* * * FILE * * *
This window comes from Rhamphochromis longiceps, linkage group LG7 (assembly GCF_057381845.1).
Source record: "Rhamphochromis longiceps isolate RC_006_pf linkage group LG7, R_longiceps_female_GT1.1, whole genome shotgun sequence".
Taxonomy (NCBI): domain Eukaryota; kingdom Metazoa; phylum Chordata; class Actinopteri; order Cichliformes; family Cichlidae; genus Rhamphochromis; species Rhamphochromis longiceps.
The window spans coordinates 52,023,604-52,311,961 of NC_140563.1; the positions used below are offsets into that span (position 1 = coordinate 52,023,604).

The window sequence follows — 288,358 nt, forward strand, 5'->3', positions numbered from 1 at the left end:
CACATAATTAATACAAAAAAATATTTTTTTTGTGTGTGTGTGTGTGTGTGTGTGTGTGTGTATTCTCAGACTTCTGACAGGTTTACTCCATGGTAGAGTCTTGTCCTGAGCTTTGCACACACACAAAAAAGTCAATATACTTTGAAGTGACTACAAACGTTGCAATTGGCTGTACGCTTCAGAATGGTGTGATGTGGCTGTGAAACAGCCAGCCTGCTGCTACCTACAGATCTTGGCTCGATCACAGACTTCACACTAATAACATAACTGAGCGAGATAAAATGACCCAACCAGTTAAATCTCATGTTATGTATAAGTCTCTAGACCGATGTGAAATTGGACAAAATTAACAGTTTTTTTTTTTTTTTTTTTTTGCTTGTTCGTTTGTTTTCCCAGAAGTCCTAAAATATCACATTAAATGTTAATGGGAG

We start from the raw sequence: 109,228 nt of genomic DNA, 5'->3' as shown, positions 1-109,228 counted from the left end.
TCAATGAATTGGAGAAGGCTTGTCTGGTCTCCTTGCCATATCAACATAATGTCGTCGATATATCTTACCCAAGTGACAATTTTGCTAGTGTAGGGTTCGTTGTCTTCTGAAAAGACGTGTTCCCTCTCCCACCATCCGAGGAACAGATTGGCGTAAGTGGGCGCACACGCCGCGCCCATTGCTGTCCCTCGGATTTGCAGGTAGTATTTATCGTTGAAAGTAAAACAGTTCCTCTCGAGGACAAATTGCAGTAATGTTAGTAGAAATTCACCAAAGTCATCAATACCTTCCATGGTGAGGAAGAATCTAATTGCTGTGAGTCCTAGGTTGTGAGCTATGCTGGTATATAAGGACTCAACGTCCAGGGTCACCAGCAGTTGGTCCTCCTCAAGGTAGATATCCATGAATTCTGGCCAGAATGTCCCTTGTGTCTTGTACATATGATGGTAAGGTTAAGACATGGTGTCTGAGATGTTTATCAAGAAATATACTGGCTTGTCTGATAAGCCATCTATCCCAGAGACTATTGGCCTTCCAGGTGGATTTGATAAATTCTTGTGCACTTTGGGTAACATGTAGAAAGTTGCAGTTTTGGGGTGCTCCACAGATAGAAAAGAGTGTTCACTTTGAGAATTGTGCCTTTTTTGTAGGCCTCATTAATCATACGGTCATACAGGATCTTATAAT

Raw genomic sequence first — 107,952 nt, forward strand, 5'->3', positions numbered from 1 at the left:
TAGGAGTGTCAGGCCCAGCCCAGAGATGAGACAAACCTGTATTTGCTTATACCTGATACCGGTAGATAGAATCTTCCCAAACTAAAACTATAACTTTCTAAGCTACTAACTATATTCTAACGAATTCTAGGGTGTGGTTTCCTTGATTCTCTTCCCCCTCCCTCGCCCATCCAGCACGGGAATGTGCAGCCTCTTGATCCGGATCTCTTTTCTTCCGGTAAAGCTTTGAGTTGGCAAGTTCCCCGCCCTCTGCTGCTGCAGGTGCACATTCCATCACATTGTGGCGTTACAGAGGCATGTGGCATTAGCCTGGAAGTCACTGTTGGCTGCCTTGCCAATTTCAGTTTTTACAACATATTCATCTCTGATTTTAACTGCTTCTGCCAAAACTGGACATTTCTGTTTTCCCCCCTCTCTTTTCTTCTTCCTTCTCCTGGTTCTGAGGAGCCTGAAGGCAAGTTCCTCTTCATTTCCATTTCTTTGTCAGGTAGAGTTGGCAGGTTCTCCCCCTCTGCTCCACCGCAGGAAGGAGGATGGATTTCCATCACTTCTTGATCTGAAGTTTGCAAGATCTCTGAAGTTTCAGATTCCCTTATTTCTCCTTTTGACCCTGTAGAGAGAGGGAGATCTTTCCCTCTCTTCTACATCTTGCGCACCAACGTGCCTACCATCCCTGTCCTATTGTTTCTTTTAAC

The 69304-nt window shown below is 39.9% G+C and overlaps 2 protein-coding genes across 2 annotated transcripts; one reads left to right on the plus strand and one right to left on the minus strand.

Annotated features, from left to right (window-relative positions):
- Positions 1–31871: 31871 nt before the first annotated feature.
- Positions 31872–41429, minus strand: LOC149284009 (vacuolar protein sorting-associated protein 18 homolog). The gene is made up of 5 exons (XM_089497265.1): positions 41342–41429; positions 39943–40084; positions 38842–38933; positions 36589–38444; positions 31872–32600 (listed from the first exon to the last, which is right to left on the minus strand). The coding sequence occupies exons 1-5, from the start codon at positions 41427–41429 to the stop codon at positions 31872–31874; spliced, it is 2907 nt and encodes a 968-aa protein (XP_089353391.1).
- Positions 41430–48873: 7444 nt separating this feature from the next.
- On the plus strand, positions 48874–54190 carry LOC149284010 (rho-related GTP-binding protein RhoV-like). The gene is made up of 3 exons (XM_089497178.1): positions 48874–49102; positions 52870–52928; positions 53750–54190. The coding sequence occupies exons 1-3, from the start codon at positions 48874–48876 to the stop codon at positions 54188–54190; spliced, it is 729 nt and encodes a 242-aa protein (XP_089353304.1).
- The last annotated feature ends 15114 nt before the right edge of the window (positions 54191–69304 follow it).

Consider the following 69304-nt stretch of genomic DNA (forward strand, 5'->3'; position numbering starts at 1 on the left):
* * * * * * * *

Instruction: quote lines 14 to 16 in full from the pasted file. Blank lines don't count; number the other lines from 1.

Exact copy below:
- Positions 31872–41429, minus strand: LOC149284009 (vacuolar protein sorting-associated protein 18 homolog). The gene is made up of 5 exons (XM_089497265.1): positions 41342–41429; positions 39943–40084; positions 38842–38933; positions 36589–38444; positions 31872–32600 (listed from the first exon to the last, which is right to left on the minus strand). The coding sequence occupies exons 1-5, from the start codon at positions 41427–41429 to the stop codon at positions 31872–31874; spliced, it is 2907 nt and encodes a 968-aa protein (XP_089353391.1).
- Positions 41430–48873: 7444 nt separating this feature from the next.
- On the plus strand, positions 48874–54190 carry LOC149284010 (rho-related GTP-binding protein RhoV-like). The gene is made up of 3 exons (XM_089497178.1): positions 48874–49102; positions 52870–52928; positions 53750–54190. The coding sequence occupies exons 1-3, from the start codon at positions 48874–48876 to the stop codon at positions 54188–54190; spliced, it is 729 nt and encodes a 242-aa protein (XP_089353304.1).